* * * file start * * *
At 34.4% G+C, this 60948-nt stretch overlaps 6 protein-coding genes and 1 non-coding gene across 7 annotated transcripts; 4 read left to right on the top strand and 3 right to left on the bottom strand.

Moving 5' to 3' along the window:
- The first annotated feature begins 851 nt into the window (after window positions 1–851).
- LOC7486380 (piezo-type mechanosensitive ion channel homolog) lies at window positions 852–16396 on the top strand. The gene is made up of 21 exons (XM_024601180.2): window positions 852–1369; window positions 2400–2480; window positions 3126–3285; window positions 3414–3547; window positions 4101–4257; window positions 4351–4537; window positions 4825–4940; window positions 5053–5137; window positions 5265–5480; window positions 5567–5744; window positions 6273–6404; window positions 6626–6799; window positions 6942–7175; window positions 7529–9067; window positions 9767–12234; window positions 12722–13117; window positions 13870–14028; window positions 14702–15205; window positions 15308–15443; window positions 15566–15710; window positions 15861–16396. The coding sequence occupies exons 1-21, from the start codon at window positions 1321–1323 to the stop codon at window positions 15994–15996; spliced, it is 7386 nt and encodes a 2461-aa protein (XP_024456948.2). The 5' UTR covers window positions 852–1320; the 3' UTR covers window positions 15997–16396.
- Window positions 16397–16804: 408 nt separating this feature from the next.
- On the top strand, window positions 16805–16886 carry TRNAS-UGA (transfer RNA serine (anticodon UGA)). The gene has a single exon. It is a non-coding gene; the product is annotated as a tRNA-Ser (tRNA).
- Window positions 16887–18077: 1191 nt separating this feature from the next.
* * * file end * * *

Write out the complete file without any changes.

At 34.4% G+C, this 60948-nt stretch overlaps 6 protein-coding genes and 1 non-coding gene across 7 annotated transcripts; 4 read left to right on the top strand and 3 right to left on the bottom strand.

Moving 5' to 3' along the window:
- The first annotated feature begins 851 nt into the window (after window positions 1–851).
- LOC7486380 (piezo-type mechanosensitive ion channel homolog) lies at window positions 852–16396 on the top strand. The gene is made up of 21 exons (XM_024601180.2): window positions 852–1369; window positions 2400–2480; window positions 3126–3285; window positions 3414–3547; window positions 4101–4257; window positions 4351–4537; window positions 4825–4940; window positions 5053–5137; window positions 5265–5480; window positions 5567–5744; window positions 6273–6404; window positions 6626–6799; window positions 6942–7175; window positions 7529–9067; window positions 9767–12234; window positions 12722–13117; window positions 13870–14028; window positions 14702–15205; window positions 15308–15443; window positions 15566–15710; window positions 15861–16396. The coding sequence occupies exons 1-21, from the start codon at window positions 1321–1323 to the stop codon at window positions 15994–15996; spliced, it is 7386 nt and encodes a 2461-aa protein (XP_024456948.2). The 5' UTR covers window positions 852–1320; the 3' UTR covers window positions 15997–16396.
- Window positions 16397–16804: 408 nt separating this feature from the next.
- On the top strand, window positions 16805–16886 carry TRNAS-UGA (transfer RNA serine (anticodon UGA)). The gene has a single exon. It is a non-coding gene; the product is annotated as a tRNA-Ser (tRNA).
- Window positions 16887–18077: 1191 nt separating this feature from the next.